Latour is determined to build a cathedral in Santa Fe. He is encouraged by Don Antonio Olivares.
Olivares's second wife, Dona Isabella, has Europeanized her husband, entertains lavishly, is a devout Catholic, and irritates her in-laws. Quick-spirited, vain, gracious, younger than her husband, and still physically attractive, she inspires gossip. The French priests enjoy conversations with her in their native tongue. In her home, they can discuss the outside world and music.
Don Antonio is heavy and slow. He has lively eyes with a yellow spark and golden brown fingers. He knows the priests well. He gives to Latour things that are pleasing to the eye; to Vaillant he gives things that are pleasing to the taste.
Inez, the Olivares's only daughter, visits them and casts a somber spell over the household. At a New Year's party, Olivares promises to give enough money so Latour can build his cathedral. Attending the party are Kit Carson, his daughter, officers from the fort, and Don Manuel Chavez. All are colorfully dressed. Vaillant wears a cassock that has been sent by his sister's convent. At first, Latour frowned on such rich garments, but after he had visited the convent and had seen what it meant for the nuns to sew and dream of New World missions, he changed his mind.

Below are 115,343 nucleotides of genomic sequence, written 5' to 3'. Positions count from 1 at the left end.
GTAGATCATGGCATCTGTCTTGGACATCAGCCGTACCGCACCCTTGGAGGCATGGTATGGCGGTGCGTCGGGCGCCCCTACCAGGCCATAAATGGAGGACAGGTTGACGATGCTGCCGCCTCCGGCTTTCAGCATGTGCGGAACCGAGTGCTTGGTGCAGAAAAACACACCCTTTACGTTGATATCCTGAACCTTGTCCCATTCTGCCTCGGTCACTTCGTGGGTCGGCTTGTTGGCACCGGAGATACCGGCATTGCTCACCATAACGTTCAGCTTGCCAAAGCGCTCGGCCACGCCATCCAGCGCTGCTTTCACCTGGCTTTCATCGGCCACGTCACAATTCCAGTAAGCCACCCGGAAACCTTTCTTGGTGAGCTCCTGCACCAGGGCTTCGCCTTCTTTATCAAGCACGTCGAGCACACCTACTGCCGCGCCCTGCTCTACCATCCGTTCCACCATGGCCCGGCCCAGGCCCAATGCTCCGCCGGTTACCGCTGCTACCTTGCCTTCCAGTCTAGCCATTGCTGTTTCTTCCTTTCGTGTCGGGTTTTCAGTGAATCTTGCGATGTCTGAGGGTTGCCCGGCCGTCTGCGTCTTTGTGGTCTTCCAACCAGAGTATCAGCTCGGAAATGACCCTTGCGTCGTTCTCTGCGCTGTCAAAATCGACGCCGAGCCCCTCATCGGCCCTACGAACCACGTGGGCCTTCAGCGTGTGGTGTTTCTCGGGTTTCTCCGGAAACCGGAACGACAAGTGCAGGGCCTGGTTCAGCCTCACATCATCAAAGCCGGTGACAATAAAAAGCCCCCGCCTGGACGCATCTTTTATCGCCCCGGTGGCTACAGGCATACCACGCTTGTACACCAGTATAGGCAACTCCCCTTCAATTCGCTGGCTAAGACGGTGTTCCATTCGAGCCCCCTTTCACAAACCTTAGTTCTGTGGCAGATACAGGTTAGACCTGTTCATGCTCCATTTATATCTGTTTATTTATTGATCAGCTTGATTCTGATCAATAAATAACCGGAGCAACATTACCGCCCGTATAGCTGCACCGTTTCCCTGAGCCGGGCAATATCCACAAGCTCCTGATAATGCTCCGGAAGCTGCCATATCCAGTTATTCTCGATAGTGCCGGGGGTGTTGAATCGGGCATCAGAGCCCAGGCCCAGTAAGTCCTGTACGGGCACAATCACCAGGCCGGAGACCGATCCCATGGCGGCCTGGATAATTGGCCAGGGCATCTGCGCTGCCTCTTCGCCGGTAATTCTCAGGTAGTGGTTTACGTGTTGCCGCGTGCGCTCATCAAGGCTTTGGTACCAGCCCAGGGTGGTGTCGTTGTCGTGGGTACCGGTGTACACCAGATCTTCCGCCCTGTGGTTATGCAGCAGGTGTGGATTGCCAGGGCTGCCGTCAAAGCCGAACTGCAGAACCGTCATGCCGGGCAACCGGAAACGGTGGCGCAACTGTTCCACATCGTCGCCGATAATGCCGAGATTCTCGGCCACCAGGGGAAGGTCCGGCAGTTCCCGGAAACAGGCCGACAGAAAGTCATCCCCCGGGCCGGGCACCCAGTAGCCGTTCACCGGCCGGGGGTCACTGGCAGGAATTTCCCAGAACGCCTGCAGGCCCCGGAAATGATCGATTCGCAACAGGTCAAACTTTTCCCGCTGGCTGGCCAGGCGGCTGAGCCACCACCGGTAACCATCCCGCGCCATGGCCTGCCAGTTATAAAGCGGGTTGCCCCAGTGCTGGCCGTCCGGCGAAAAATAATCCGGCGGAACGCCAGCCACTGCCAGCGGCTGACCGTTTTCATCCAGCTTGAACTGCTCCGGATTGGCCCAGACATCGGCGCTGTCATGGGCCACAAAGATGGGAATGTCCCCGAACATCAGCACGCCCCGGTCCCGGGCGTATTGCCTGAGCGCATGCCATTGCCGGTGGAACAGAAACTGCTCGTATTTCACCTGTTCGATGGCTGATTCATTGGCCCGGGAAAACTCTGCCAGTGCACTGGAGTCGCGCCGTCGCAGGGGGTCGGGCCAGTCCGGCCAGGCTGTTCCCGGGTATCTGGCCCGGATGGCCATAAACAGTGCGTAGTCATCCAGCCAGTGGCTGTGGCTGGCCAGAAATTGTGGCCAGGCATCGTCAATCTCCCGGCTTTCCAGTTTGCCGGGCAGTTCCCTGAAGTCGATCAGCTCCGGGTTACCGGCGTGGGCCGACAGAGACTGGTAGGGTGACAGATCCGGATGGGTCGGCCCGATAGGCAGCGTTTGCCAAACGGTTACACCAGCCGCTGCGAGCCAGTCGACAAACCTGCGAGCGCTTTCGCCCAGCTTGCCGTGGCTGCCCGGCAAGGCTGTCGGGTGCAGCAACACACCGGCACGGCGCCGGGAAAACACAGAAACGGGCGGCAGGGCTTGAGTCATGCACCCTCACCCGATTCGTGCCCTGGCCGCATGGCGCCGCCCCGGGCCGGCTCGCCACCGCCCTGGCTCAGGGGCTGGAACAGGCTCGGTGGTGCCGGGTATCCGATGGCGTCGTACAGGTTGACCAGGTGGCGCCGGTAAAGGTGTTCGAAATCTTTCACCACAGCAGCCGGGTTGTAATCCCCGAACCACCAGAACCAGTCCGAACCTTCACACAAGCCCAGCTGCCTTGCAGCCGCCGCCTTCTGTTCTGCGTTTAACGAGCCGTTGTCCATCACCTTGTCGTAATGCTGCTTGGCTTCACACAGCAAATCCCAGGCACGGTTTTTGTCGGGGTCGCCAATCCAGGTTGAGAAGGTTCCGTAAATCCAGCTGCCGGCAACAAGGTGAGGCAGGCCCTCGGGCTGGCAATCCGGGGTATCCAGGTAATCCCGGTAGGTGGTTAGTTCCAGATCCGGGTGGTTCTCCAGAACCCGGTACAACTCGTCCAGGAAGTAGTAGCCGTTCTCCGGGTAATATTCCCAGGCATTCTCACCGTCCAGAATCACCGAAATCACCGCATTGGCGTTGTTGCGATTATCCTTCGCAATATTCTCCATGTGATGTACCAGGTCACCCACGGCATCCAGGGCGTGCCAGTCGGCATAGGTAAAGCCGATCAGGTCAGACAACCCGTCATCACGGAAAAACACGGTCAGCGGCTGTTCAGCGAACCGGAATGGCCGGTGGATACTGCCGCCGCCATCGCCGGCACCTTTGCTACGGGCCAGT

The boy, Pablo, plays his guitar for the party. Latour contemplates how each man in the room has become his own story. Carson is the trail breaker. Chavez, who had hunted Navajos for sport in his youth, was in a group that was ambushed by Indians, killing every member of the party except himself. Mistaken for dead with seven arrow wounds and a shaft through his body, he traveled to safety.
Later that year, Olivares dies, and his brothers rush to get American lawyers to gain his inheritance.
Chavez is the individual most out of place at the Olivares party. He inherited money, built a magnificent home, supported Padre Martinez, hates Americans because they fail to see the beauty of New Mexico, is jealous of Carson's fame as an Indian fighter, and has come to the party only out of honor for Dona Isabella. He prides himself on his Castilian heritage, which extends back to the year 1160. He is an expert with a pistol and bow and arrow. He is proud of his European heritage but is a representation of the evils incurred by the Spanish conquistadors during their occupation of the Southwest. He was not so much an Indian fighter as he was an Indian hunter, and he never failed to take what he wanted from Indians. The reader gets the impression that Chavez is a representation of European and white arrogance toward the Indian tribes.
Septuagesima the third Sunday before Lent.